A thousand extra Passport Office staff will join strikes next month, with PCS union escalating its action to include members in all offices of the agency following last week’s 4.5% pay offer to civil servants.
Around 2,000 passport examiners in Belfast, Durham, Glasgow, Liverpool, London, Newport, Peterborough and Southport have been taking strike action since 3 April that will continue until 6 May.
From 2 May, they will be joined by around 1,000 workers in non-examination roles such as admin, anti- fraud, policy and commercial staff in the same offices, as well as interview officers in Birmingham, Corby, Hemel Hempstead, Leeds, Portsmouth, Sheffield and Plymouth.
“At every stage of this dispute we have warned we will escalate action if our demands are not met," PCS general secretary Mark Serwotka said.
Last Friday, the Cabinet Office announced a pay rise of 4.5% for civil servants in 2023-24, plus 0.5% for those on the lowest pay bands. The proposed deal included no one-off cost-of-living payments or extra pay for 2022-23.
Serwotka said the “insulting pay announcement” was the latest example of civil servants being “treated as the poor relations of public services”, echoing comments from the FDA yesterday, which announced it would launch a strike ballot.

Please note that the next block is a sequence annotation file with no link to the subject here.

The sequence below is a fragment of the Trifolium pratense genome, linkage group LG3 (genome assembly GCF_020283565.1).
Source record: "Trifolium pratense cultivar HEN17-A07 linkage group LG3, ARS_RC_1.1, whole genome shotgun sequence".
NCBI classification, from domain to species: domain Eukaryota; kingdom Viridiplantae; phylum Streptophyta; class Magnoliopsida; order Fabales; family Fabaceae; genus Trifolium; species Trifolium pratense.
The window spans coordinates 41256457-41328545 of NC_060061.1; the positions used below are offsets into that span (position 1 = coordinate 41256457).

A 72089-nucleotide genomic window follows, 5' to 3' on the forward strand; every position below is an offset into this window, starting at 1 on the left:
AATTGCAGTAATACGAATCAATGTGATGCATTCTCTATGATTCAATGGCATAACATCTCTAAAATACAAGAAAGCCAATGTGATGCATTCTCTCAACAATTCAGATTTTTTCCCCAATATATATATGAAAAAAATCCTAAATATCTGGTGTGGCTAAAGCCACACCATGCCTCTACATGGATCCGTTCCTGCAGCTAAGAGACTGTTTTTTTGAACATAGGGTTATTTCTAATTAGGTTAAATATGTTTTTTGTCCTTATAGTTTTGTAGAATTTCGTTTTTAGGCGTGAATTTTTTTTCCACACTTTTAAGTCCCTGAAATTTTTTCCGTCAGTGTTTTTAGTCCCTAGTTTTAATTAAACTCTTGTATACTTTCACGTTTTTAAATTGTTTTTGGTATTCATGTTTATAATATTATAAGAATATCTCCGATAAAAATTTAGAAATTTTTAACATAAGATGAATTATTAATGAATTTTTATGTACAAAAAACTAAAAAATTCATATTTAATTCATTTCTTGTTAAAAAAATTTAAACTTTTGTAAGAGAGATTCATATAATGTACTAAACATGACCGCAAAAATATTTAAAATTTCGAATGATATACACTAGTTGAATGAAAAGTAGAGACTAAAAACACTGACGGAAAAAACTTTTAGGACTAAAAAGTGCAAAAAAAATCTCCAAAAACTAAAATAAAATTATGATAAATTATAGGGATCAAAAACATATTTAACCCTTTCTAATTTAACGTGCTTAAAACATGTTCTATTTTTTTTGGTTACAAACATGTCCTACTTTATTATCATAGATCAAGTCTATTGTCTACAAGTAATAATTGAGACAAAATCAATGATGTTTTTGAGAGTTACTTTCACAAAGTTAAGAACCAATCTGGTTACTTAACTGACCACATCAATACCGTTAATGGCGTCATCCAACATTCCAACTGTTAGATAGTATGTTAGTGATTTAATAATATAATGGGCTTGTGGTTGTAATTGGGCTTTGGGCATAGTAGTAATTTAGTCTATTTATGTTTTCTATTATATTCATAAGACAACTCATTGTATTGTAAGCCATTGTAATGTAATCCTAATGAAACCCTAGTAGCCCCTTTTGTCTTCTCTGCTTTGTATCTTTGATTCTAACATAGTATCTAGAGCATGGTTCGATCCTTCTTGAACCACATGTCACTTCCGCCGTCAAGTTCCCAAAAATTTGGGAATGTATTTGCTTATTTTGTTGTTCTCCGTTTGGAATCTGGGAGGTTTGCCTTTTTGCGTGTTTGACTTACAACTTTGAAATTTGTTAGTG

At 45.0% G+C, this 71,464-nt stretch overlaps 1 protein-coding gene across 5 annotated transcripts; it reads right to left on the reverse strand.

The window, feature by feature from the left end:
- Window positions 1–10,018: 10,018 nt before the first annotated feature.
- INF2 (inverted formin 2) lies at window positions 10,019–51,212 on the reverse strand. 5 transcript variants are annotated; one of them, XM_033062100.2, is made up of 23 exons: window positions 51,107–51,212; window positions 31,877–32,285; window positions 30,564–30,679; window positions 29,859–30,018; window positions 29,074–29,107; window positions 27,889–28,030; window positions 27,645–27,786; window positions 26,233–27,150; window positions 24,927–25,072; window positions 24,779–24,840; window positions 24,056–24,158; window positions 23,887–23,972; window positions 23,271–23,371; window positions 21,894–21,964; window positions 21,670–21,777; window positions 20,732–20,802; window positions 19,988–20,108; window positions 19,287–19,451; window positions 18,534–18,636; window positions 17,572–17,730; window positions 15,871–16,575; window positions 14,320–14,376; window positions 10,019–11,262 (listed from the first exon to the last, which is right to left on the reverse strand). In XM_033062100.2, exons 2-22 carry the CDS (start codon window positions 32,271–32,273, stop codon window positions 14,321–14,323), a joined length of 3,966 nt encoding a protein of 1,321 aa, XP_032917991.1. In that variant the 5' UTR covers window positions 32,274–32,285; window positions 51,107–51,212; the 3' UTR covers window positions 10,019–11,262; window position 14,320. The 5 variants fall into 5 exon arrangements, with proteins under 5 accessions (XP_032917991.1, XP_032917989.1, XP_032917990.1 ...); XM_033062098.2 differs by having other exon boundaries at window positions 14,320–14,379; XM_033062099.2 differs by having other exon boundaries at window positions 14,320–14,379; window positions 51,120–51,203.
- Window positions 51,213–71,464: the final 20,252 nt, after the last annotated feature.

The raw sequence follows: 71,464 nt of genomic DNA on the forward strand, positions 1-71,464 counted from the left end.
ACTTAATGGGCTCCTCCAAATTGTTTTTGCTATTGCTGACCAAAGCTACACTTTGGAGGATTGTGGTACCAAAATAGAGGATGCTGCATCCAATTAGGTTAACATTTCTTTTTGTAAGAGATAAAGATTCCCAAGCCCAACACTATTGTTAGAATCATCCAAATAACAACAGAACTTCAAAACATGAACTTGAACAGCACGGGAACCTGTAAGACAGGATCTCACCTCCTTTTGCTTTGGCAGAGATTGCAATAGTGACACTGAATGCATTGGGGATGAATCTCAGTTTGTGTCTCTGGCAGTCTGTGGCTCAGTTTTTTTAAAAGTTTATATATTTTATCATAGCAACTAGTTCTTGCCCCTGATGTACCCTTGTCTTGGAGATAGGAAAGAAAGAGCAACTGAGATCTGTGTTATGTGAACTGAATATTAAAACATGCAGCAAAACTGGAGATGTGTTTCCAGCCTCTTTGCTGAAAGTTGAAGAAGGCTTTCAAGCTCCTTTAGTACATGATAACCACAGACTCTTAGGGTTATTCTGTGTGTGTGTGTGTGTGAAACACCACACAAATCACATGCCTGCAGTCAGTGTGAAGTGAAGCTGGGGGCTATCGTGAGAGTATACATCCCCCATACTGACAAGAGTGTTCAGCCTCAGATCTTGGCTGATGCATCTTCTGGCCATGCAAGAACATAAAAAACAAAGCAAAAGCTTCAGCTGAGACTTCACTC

“Despite being the government’s own workforce, we were offered no backdated pay deal, no lump sum and no chance to negotiate,” he said.
“Our members are not prepared to be treated this way which is why we are escalating our action.
“Ministers can stop these strikes and ease the passport backlog tomorrow by making a reasonable offer to our members.”
PCS has held dozens of walkouts since December – including two national days of action across its membership – as part of its long-running dispute over pay, pensions, redundancy terms and job security.
The union has also announced strikes at jobcentres in Glasgow and Liverpool to take place early next month.
PCS will stage a third day of national action on 28 April that it said will involve more than 130,000 civil and public servants.
A government spokesperson said: "The government's pay remit guidance recognises the hard work and vital importance of civil service staff by offering the highest pay increase in 20 years, in line with forecast wage growth across the economy. The deal is also fair to the taxpayer and supports the government’s promise to halve inflation this year, which will help everyone’s incomes go further.
"Industrial action should always be a last resort and dialogue with unions will continue. We urge them to recognise what is reasonable and affordable, as the whole country faces these cost of living challenges."